Keeping the jargon straight: "Charity Enterprise" v. "Impact Company"
Words matter. We need to be clear on what the terms mean and the differences between similar ideas or this nascent industry of impact investing will never reach its full potential.
The terms “Charity Enterprise” and “Impact Company” are similar, but bear important differences. Both involve doing good while making money, while each puts different weight and priority on those two outcomes.
A Charity Enterprise is a charity or ministry with revenue-generating activities that helps fund the organization and also complements its mission. Profits stay within the charitable realm and are returns are likely concessionary—that is less than what an investor could expect for similar risk without the impact.
When the Charity Enterprise becomes profitable, it may recycle the profits to fund other aspects of the charity and/or may distribute to donors’ charitable accounts to be granted to other ministries.
For example, Global Orphan project is a 501(c)(3) charity that engages in orphan care and prevention in Haiti and Uganda. Orphan prevention means establishing the GO Fund (a unique impact investment fund managed by GO) that helps start and operate businesses and agricultural ventures that create dignified jobs among the poor and generate profits to help pay for Orphan Care. The oldest and most robust of these is GO Exchange, a boutique collection of products--like Sseko sandals, jammies, jewelry, purses--made in the communities served by orphan villages.
Why would a donor want to get involved with a Ministry Enterprise? Because it may present a better way to do granting and charity. Traditional ministry funding means granting to a charity where the donation will be used up and another needed to take its place—the “churn and burn model”. This is essentially a 0% return investment (not including the charitable deduction the donor gets on her taxes). Even concessionary returns are better than 0% returns.
An Impact Company is a for-profit business that seeks social and eternal gains along with financial ones. To be successful, Impact Companies must run with the best disciplines of business while seeking to make a positive difference in the lives of their employees, vendors, and customers. Impact is NOT an excuse for lack of business excellence. Accordingly, Impact Companies will return risk-adjusted market-rate profits to their investors.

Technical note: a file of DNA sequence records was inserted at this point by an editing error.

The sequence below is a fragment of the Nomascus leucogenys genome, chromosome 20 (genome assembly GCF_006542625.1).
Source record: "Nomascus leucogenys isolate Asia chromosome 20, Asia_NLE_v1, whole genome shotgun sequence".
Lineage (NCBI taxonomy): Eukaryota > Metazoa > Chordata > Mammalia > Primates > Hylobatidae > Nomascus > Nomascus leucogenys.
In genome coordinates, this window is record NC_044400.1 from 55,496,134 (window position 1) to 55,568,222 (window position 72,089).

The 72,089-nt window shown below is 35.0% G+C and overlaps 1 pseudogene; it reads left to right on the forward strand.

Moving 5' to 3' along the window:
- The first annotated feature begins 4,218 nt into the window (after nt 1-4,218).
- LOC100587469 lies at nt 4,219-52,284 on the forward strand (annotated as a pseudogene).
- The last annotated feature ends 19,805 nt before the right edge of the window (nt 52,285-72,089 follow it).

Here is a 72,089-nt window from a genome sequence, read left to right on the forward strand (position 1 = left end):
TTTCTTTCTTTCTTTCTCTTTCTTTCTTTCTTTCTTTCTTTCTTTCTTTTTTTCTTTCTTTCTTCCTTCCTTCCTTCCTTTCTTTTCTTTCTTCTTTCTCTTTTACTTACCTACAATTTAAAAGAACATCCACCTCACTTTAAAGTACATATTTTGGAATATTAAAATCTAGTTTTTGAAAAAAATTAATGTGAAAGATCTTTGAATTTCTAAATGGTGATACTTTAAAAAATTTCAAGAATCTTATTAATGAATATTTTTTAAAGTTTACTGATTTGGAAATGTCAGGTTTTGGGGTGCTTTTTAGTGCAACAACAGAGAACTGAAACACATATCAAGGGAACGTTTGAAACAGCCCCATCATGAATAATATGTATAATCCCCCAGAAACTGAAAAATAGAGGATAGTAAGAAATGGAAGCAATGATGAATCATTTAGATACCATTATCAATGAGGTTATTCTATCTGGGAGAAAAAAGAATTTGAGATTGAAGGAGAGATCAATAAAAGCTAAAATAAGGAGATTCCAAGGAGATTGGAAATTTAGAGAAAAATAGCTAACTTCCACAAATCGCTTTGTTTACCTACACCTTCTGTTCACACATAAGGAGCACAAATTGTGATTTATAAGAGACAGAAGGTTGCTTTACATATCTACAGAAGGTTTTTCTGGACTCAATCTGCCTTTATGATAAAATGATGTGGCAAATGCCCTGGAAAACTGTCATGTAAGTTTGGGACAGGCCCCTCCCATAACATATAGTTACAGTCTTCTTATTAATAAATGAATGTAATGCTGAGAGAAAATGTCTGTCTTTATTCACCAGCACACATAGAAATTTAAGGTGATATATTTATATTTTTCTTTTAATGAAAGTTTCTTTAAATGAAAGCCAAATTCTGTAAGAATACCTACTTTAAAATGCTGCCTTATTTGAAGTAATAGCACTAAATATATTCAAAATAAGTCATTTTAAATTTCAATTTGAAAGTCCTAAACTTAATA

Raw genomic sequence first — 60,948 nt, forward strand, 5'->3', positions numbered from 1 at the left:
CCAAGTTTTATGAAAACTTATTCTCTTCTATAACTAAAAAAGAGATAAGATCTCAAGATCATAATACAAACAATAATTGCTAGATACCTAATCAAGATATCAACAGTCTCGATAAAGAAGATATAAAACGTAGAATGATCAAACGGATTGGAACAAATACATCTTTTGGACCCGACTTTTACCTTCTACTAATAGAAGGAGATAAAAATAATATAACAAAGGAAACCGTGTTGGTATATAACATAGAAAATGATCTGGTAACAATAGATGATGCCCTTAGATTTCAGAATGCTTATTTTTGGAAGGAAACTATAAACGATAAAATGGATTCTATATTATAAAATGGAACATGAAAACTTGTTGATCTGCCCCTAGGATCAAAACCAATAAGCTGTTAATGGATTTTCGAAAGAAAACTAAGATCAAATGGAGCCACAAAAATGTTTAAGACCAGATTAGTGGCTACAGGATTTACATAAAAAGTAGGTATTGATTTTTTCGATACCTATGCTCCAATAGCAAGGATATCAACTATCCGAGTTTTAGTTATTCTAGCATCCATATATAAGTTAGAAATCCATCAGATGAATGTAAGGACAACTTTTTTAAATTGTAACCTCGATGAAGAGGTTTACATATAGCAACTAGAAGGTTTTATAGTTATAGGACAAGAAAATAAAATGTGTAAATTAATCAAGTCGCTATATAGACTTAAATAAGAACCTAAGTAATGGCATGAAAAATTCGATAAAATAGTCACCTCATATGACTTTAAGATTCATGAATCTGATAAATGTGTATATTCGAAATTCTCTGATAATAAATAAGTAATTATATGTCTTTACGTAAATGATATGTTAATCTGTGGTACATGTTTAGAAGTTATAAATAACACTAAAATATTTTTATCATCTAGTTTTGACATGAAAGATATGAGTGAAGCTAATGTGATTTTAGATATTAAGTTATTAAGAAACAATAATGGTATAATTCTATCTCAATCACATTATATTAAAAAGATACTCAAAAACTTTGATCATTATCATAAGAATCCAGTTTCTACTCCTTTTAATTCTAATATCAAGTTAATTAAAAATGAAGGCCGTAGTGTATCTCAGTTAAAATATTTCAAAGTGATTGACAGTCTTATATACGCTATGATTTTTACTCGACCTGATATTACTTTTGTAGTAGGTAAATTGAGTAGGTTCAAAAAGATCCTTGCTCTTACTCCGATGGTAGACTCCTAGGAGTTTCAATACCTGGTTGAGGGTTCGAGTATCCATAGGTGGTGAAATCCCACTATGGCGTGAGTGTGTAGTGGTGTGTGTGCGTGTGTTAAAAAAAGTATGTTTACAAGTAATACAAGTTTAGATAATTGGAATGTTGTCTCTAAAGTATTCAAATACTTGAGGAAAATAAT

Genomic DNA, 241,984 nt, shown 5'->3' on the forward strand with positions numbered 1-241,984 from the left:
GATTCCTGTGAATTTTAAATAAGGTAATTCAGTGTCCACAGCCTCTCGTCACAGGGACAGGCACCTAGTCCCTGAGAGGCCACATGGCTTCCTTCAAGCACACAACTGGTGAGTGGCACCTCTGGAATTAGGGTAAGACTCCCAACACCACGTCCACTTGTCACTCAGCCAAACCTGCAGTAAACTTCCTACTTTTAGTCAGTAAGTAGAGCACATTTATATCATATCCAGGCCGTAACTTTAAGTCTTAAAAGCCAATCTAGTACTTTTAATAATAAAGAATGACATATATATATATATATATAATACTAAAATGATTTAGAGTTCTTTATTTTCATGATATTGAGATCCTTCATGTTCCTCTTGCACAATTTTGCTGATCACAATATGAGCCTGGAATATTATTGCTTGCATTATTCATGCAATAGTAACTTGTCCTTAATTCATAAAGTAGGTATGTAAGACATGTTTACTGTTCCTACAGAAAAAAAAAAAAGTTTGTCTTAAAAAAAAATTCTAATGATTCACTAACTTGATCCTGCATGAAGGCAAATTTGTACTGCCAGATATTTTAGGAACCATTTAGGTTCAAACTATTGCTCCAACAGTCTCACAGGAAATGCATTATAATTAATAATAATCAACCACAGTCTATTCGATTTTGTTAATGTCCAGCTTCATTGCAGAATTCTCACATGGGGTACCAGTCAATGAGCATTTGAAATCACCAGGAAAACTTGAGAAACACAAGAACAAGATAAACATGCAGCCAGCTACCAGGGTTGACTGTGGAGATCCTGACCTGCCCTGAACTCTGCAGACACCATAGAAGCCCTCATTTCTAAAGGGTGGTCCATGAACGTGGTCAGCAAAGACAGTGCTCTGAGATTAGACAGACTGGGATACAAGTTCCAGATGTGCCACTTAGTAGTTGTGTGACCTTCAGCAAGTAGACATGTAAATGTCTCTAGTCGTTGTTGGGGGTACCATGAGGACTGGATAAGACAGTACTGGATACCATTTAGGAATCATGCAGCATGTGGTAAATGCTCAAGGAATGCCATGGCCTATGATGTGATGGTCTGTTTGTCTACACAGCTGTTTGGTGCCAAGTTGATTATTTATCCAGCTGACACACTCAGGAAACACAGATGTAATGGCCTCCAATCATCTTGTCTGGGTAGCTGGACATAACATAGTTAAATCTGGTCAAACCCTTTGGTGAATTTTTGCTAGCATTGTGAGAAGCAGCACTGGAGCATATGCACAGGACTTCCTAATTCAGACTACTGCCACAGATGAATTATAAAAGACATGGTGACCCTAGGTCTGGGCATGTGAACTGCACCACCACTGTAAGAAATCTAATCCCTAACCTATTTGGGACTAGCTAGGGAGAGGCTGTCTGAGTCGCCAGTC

For example, Grace Home Health is an Impact Company that provides, not surprisingly, home health services in the Tampa Bay area. Its experienced leadership team returns significant profits to its investors while implementing a ministry plan with each client and family. Grace is a real business with real returns and positive social and eternal impact.
Why would an investor want to get involved with an Impact Company? Because it represents a better way to do investing; it's part of God's redemption of business and capitalism in general.
Keeping these differences in mind is essential or we risk alienating potential donor/investors by missing their expectations of financial return.
Pete Ochs" business Seat King exemplifies the best of "Redemptive Business" as a means of creating jobs and transforming lives.
Expanding on traditional Evangelism/Discipleship, the idea of Redemptive Business borrows heavily from Praxis Labs’ concept of a “redemptive entrepreneur”, or one who seeks to embody the gospel in creating and building a venture that leaves a meaningful impact on the world.
In the first 18 months of Impact Foundation, we have place $30 Million in 53 Impact Companies, spanning the globe from Silicon Valley to Laos. The impact of those investments encompasses most of the main categories of transformation sought by traditional charity plus a few areas that charity cannot reach. Read about the causes and places that our investments seeks to transform.